In the 1930s, Quaintance seemed preoccupied with depicting disembodied heads. He did it in lithographs, on book dust jackets, in advertising imagery and, when that was not enough, he ventured into the third dimension. The result was a series of wall plaques in high relief that he collectively called masques, while giving individual titles to the various faces.
First was The Kiss, in 1936, a male and a female face joined at the nose and at the lips. The advertising copy, riddled with spelling errors, is almost embarrassing in its prose: "beautiful faces wear expressions of pure spiritual ecstasy so finely wrought that they appear vibrant and changing before one's eyes." There are two versions of The Kiss, one in which the woman has flowers in her hair and one in which she does not. This masque was followed by Wind Blown and Sea Breeze. The sculptures originally sold for $21.60 per dozen, individually boxed. Each was two-tone blue, two-tone brown or two-tone gray, although many of those that surface today have subsequently been painted other colors by their owners.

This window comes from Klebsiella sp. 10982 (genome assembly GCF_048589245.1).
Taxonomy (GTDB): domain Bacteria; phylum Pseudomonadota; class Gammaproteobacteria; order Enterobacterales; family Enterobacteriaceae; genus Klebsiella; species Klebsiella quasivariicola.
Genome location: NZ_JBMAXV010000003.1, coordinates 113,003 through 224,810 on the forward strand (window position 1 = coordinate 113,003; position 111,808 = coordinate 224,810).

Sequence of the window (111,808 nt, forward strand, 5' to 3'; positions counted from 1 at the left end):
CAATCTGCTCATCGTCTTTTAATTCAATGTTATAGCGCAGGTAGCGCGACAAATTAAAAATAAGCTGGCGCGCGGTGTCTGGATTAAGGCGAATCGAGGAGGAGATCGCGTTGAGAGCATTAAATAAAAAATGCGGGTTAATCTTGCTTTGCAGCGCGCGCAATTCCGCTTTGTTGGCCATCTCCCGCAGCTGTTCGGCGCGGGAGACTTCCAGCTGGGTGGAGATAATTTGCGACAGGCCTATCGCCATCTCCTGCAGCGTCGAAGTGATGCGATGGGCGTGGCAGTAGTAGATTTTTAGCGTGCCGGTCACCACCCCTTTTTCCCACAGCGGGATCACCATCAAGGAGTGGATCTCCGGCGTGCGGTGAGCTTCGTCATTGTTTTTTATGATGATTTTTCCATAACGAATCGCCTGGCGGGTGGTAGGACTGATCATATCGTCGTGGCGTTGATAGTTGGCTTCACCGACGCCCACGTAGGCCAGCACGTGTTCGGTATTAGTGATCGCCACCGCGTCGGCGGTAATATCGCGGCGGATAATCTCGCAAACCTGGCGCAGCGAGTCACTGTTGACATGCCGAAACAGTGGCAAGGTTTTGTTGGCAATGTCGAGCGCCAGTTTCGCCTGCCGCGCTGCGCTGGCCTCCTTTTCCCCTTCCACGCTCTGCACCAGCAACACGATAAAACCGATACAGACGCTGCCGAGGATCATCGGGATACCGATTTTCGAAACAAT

We Modern was a later sculpture in which the male and female heads are separate pieces and the colors are "Wedgewood Blue, copper, gun metal and porcelain." There was also an untitled lone female face, with hair parted in the middle and flying out to both sides. These singles sold for $7.20 per dozen.
This was Quaintance's hair era, in which he designed hairstyles for celebrities of stage, screen and society and traveled to promote hair products and lecture about hairstyling. Consequently, the hair on these masque models is fabulous, right down to details of eyebrow, eyelash and sideburns.
The sculptures are signed on the back with a stamp that bears the name Quaintance, a copyright symbol and the year. They were cast using a material called Hydro-stone, an extremely hard and strong relative of Plaster of Paris that is still used today for casting.
Quaintance also cast a life mask of himself, though it was never mass-produced nor offered for sale. In one of his scrapbooks there's a snapshot of him, cigarette dangling from his lips, contemplating his own visage in plaster.